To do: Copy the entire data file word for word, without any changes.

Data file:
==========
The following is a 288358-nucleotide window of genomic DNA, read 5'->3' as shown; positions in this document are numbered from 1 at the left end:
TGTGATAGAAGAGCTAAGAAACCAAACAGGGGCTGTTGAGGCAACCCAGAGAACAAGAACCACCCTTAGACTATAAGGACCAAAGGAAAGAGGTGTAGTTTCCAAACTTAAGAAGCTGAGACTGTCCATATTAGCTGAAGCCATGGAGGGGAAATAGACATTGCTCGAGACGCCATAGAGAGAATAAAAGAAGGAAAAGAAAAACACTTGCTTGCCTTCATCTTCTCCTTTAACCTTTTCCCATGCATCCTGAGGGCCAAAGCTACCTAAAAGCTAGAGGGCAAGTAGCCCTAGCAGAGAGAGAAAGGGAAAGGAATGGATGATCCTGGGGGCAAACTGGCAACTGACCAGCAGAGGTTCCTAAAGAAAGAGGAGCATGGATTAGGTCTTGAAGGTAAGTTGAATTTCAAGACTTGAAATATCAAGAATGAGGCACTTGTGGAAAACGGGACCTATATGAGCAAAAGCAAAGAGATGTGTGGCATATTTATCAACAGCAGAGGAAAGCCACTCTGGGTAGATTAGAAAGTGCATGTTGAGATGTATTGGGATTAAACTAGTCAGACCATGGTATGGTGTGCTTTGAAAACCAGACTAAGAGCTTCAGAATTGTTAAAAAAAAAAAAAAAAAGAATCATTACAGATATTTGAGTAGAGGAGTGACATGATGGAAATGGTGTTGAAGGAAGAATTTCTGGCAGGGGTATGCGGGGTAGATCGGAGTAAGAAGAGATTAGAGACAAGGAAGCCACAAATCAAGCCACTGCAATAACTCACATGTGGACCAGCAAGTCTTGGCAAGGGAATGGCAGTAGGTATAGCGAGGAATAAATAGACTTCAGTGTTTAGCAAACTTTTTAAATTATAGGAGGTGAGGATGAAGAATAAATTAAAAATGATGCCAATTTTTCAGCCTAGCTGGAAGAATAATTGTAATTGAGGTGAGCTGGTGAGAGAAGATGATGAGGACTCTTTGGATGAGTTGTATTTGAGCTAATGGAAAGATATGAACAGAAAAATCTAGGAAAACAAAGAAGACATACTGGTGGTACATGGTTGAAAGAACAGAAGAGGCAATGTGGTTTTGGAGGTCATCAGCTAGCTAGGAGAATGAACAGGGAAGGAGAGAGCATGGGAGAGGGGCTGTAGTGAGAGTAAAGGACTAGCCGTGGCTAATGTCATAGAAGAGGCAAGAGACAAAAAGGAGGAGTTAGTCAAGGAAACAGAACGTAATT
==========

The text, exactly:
The following is a 288358-nucleotide window of genomic DNA, read 5'->3' as shown; positions in this document are numbered from 1 at the left end:
TGTGATAGAAGAGCTAAGAAACCAAACAGGGGCTGTTGAGGCAACCCAGAGAACAAGAACCACCCTTAGACTATAAGGACCAAAGGAAAGAGGTGTAGTTTCCAAACTTAAGAAGCTGAGACTGTCCATATTAGCTGAAGCCATGGAGGGGAAATAGACATTGCTCGAGACGCCATAGAGAGAATAAAAGAAGGAAAAGAAAAACACTTGCTTGCCTTCATCTTCTCCTTTAACCTTTTCCCATGCATCCTGAGGGCCAAAGCTACCTAAAAGCTAGAGGGCAAGTAGCCCTAGCAGAGAGAGAAAGGGAAAGGAATGGATGATCCTGGGGGCAAACTGGCAACTGACCAGCAGAGGTTCCTAAAGAAAGAGGAGCATGGATTAGGTCTTGAAGGTAAGTTGAATTTCAAGACTTGAAATATCAAGAATGAGGCACTTGTGGAAAACGGGACCTATATGAGCAAAAGCAAAGAGATGTGTGGCATATTTATCAACAGCAGAGGAAAGCCACTCTGGGTAGATTAGAAAGTGCATGTTGAGATGTATTGGGATTAAACTAGTCAGACCATGGTATGGTGTGCTTTGAAAACCAGACTAAGAGCTTCAGAATTGTTAAAAAAAAAAAAAAAAAGAATCATTACAGATATTTGAGTAGAGGAGTGACATGATGGAAATGGTGTTGAAGGAAGAATTTCTGGCAGGGGTATGCGGGGTAGATCGGAGTAAGAAGAGATTAGAGACAAGGAAGCCACAAATCAAGCCACTGCAATAACTCACATGTGGACCAGCAAGTCTTGGCAAGGGAATGGCAGTAGGTATAGCGAGGAATAAATAGACTTCAGTGTTTAGCAAACTTTTTAAATTATAGGAGGTGAGGATGAAGAATAAATTAAAAATGATGCCAATTTTTCAGCCTAGCTGGAAGAATAATTGTAATTGAGGTGAGCTGGTGAGAGAAGATGATGAGGACTCTTTGGATGAGTTGTATTTGAGCTAATGGAAAGATATGAACAGAAAAATCTAGGAAAACAAAGAAGACATACTGGTGGTACATGGTTGAAAGAACAGAAGAGGCAATGTGGTTTTGGAGGTCATCAGCTAGCTAGGAGAATGAACAGGGAAGGAGAGAGCATGGGAGAGGGGCTGTAGTGAGAGTAAAGGACTAGCCGTGGCTAATGTCATAGAAGAGGCAAGAGACAAAAAGGAGGAGTTAGTCAAGGAAACAGAACGTAATT